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post #1 of 13 (permalink) Old 06-09-2012, 07:45 PM Thread Starter
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New Guy on the block

Hello Everyone,

I would love to start a nano planted fish tank! But I have no Idea how to begin and there is sooo much information on this forum it is overwhelming. I had a 55 gallon non planted tank that was going to transfer into a planted tank but it sprung a leak. Since I am moving soon I thought perhaps I should start small! so i discovered nano tanks and in turn discovered this site. So I thought I would ask you guys. Anytips for a beginner to the planted aquarium lifestyle?

Thank you!
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post #2 of 13 (permalink) Old 06-09-2012, 07:55 PM
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Welcome to TPT.
Your should read this
https://www.plantedtank.net/articles/...Planted-Tank/4
It how it started and figured out what way to go.
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post #3 of 13 (permalink) Old 06-09-2012, 08:00 PM
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Check out some of the shrimp bowls on this site. They're great for a beginner and on top of that you don't need to waste money on Equipment! (except for lighting).

Welcome to TPT!

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post #4 of 13 (permalink) Old 06-10-2012, 02:31 AM
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ill warn you, a nano is harder than a medium-sized planted tank.
but cheaper since you need less money for it.

id say read this thread: https://www.plantedtank.net/forums/pl...ini-novel.html
and follow along with it. now you dont need all ADA equipment, any old tank will do, a light bulb will burn just as nice in a cheaper light fixture, a cheaper CO2 regulator can work fine, etc, but know that ADA aquasoil is the best substrate out there. that said, when you buy ADA, you know its quality is superb. also, frank loves iwagumis, but if you want a jungle layout or dutch style aquarium, the same maintenance applies.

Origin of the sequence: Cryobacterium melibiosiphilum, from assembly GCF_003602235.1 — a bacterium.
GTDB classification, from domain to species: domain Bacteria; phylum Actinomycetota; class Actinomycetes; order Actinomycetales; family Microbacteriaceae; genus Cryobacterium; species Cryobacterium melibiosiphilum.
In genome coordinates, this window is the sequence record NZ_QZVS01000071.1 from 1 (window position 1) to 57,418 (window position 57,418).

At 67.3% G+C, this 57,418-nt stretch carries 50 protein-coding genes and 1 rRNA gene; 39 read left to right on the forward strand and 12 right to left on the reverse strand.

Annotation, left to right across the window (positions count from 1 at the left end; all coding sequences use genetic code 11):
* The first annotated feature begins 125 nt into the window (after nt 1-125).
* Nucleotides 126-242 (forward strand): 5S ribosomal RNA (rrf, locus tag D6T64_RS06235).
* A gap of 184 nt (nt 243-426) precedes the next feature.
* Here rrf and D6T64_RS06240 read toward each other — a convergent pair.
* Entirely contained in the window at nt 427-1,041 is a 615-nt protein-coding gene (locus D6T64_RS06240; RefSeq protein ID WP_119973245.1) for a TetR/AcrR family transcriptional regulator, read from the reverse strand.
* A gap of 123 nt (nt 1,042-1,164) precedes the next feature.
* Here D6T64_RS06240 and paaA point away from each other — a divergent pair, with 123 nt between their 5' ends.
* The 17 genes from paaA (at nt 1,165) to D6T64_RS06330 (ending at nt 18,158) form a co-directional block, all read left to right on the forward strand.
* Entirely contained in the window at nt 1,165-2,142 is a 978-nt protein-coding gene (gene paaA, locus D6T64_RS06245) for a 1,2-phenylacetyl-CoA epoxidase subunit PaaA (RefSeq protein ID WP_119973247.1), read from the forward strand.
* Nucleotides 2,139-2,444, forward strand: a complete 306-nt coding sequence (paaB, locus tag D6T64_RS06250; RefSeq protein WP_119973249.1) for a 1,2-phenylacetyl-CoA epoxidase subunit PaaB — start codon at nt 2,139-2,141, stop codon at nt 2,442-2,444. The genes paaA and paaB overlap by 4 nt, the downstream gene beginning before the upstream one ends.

look up any plants on http://www.aquaticplantcentral.com/f...nder/index.php and see which you like, which can do well in your system and so on.

My Tanks:

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post #5 of 13 (permalink) Old 06-10-2012, 04:43 AM
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If you are not looking for a high end look (ADA or other rimless, slick light fixture, etc) and just want to get going, I recommend you start with a standard 10 gallon tank with an incandescent light hood. You can probably find this really cheap used and it shouldn't be too expensive new.

I have several reasons for this:

First, a 10 gallon is small enough to give you the nano "vibe" but big enough to where bigger mistakes are less deadly than a smaller tank (if you make a mistake in a 10 gallon and something bad happens, it is pretty likely the same thing would happen in a 20).

Second, you are able to keep more stable parameters than smaller tanks. You can run a fairly decent sized filter on a 10 gallon, you can find heaters that are well made, reliable, and long lasting. You can do all this without breaking the bank as well.

Most importantly, if you buy the incandescent hood you can really fine tune your lighting as you can get anything from 6 watt bulbs to 23 watt bulbs (x2). Light is always going to be the most important factor and being able to swap bulbs without swapping a whole fixture really allows you to learn what you can do with what amount of light. It also allows you to see what happens when you go to far without being stuck with a high dollar light fixture that just isn't going to work.



Now, the other option is to copy something someone else has done. If you do this, don't cut any corners, ever piece they have is important. You likely will never know exactly what someone does or does not do to keep their tank up though. You still have to learn as well, it doesn't just automatically work how their tank did.

-Matt

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post #6 of 13 (permalink) Old 06-10-2012, 02:31 PM Thread Starter
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First off what des ADA mean I did not see that in the glossary of terms?

Yea I think I like the 10 gallon tank idea. That is how I started with my first tank. Guess it is only right to do the same with a planted tank. Especially with the ability to have a filter. That would save me from having to clean so often.

I thought about copying someone elses idea but that felt like cheating. haha.